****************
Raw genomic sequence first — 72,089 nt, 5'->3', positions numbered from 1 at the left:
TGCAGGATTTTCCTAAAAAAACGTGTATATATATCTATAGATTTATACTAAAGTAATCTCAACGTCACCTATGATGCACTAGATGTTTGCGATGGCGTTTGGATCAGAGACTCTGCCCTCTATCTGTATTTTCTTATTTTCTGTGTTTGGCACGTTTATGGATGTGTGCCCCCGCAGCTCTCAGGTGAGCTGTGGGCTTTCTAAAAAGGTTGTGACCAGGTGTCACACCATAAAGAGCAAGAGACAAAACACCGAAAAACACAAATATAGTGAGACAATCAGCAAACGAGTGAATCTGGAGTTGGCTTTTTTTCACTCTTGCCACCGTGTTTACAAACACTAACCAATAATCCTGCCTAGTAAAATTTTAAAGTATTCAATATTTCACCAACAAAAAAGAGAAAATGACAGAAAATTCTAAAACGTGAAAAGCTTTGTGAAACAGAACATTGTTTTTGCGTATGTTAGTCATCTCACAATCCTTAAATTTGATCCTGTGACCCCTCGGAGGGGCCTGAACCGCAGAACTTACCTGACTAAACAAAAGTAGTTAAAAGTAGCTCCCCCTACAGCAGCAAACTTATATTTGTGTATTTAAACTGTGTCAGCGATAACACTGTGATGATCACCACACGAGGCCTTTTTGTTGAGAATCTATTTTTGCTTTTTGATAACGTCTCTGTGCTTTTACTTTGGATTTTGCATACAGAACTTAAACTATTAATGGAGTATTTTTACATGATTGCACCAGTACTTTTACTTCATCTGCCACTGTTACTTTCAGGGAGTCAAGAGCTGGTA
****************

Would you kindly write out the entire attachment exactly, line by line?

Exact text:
Raw genomic sequence first — 72,089 nt, 5'->3', positions numbered from 1 at the left:
TGCAGGATTTTCCTAAAAAAACGTGTATATATATCTATAGATTTATACTAAAGTAATCTCAACGTCACCTATGATGCACTAGATGTTTGCGATGGCGTTTGGATCAGAGACTCTGCCCTCTATCTGTATTTTCTTATTTTCTGTGTTTGGCACGTTTATGGATGTGTGCCCCCGCAGCTCTCAGGTGAGCTGTGGGCTTTCTAAAAAGGTTGTGACCAGGTGTCACACCATAAAGAGCAAGAGACAAAACACCGAAAAACACAAATATAGTGAGACAATCAGCAAACGAGTGAATCTGGAGTTGGCTTTTTTTCACTCTTGCCACCGTGTTTACAAACACTAACCAATAATCCTGCCTAGTAAAATTTTAAAGTATTCAATATTTCACCAACAAAAAAGAGAAAATGACAGAAAATTCTAAAACGTGAAAAGCTTTGTGAAACAGAACATTGTTTTTGCGTATGTTAGTCATCTCACAATCCTTAAATTTGATCCTGTGACCCCTCGGAGGGGCCTGAACCGCAGAACTTACCTGACTAAACAAAAGTAGTTAAAAGTAGCTCCCCCTACAGCAGCAAACTTATATTTGTGTATTTAAACTGTGTCAGCGATAACACTGTGATGATCACCACACGAGGCCTTTTTGTTGAGAATCTATTTTTGCTTTTTGATAACGTCTCTGTGCTTTTACTTTGGATTTTGCATACAGAACTTAAACTATTAATGGAGTATTTTTACATGATTGCACCAGTACTTTTACTTCATCTGCCACTGTTACTTTCAGGGAGTCAAGAGCTGGTA